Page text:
We encourage our children to deliberately meet people. New children in the classroom, on the playground, make eye contact with and talk to the lady who sweeps the school corridors and always has a smile on her face or something comforting to say. Meet the angry snappy one who clicks her tongue as you have to walk over the wet floors to get to your classroom. Greet and meet people, everywhere. No matter whom they are, presidents or paupers, displaced or snobbish or angry, they are people first. Your assumptions about them, their weirdness, their unfriendliness has nothing to do with whether or not to greet.

Enquire about their wellbeing, strike up a conversation, remember what people tell you about their lives and follow up with them next time on how it went with the exam, job application or the house move. Make an effort.

This Heritage Day, a braai would be great and understanding different cultures and customs will be a stretch if you don't make an effort the rest of the year. Meeting new people and meeting people you think you already know is a great opportunity we should all embrace. Really meet them wherever you find yourself, the corner cafe, the parking area, the cashier, the doorman, the store manager, the green grocer, the child carers and other people's children.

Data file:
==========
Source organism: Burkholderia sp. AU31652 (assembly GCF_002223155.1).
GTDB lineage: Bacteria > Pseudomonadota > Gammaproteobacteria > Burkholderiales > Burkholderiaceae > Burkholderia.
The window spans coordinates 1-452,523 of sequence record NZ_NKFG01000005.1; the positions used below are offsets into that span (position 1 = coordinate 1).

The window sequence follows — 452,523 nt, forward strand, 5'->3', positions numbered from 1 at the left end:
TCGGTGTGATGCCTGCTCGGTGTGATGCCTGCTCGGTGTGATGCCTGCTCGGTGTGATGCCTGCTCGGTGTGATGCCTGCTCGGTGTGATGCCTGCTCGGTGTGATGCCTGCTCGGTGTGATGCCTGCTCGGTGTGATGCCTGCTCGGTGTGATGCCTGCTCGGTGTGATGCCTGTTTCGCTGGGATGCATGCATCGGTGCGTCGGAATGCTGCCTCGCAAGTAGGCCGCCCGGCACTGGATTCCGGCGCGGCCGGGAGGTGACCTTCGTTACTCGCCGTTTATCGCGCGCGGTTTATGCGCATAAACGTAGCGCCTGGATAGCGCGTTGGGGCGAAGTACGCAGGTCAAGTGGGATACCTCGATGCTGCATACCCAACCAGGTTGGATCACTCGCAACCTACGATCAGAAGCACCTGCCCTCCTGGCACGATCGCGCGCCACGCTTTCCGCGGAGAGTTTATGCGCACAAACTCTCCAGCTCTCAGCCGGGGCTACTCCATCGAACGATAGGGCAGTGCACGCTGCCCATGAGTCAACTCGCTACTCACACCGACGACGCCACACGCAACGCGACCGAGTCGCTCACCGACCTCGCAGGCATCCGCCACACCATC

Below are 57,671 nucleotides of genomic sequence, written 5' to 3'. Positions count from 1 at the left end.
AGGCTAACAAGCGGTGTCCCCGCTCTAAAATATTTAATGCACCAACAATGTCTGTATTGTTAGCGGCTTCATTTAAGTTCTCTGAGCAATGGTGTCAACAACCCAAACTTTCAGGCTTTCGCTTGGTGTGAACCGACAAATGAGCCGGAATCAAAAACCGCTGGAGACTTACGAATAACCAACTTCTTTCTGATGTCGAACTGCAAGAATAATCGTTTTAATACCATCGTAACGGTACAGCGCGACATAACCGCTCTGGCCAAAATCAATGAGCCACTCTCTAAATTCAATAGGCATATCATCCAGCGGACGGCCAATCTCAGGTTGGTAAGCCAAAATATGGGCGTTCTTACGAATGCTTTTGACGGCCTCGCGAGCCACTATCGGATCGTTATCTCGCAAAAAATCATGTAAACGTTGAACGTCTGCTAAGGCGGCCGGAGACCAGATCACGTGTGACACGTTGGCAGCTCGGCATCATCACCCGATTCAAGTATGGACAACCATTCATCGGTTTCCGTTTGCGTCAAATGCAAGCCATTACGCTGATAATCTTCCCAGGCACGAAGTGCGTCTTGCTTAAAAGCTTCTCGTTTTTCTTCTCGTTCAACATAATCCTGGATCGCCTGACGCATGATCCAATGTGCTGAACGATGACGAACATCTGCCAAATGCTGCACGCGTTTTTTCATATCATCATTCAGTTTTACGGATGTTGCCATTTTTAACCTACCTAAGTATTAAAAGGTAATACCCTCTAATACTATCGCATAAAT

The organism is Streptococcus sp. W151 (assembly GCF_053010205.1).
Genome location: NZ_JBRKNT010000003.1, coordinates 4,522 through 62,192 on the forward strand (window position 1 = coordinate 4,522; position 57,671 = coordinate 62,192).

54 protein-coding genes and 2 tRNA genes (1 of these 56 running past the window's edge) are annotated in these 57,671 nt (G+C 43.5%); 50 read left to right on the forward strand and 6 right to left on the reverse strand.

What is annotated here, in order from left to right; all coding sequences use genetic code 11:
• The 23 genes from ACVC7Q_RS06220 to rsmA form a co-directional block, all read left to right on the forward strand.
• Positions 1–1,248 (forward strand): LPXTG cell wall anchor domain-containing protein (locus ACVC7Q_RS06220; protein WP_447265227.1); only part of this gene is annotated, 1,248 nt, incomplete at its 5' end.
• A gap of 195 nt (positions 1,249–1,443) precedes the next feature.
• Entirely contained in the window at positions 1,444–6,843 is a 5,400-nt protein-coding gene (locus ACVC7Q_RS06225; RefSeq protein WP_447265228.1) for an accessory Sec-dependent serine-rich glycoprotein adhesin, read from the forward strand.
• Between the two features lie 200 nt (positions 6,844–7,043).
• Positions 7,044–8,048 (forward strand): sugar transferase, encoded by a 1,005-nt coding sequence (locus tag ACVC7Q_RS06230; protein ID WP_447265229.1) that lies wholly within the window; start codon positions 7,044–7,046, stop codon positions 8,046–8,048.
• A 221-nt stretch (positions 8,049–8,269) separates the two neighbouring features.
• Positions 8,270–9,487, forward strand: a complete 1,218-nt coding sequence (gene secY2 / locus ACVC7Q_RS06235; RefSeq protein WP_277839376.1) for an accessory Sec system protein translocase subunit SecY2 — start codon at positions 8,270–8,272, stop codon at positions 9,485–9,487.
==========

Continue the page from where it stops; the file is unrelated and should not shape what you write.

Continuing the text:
Look for all the invisible people, see them and acknowledge them. Nope, I am not encouraging hugging all and sundry if you are uncomfortable, fist pumping your bosses may be inappropriate, shoulder stomping every guy you think is a dude, kissing the air or each other's cheeks unless it is your usual custom. My least favourite form of greeting must be kissing on the lips to say hello if we are not married or you are not one of my children! The only guarantee I can offer is we get more than we give if we can practice being pleasant, seeing other people and acknowledging them.

My eleven year old's words to most people he meets at school in the morning is: "How was your night, did you enjoy your sleep?" The facial expressions and responses from people are priceless. Try it.

Lisa Joshua Sonn is a social activist. Follow her on Twitter: @annalisasonn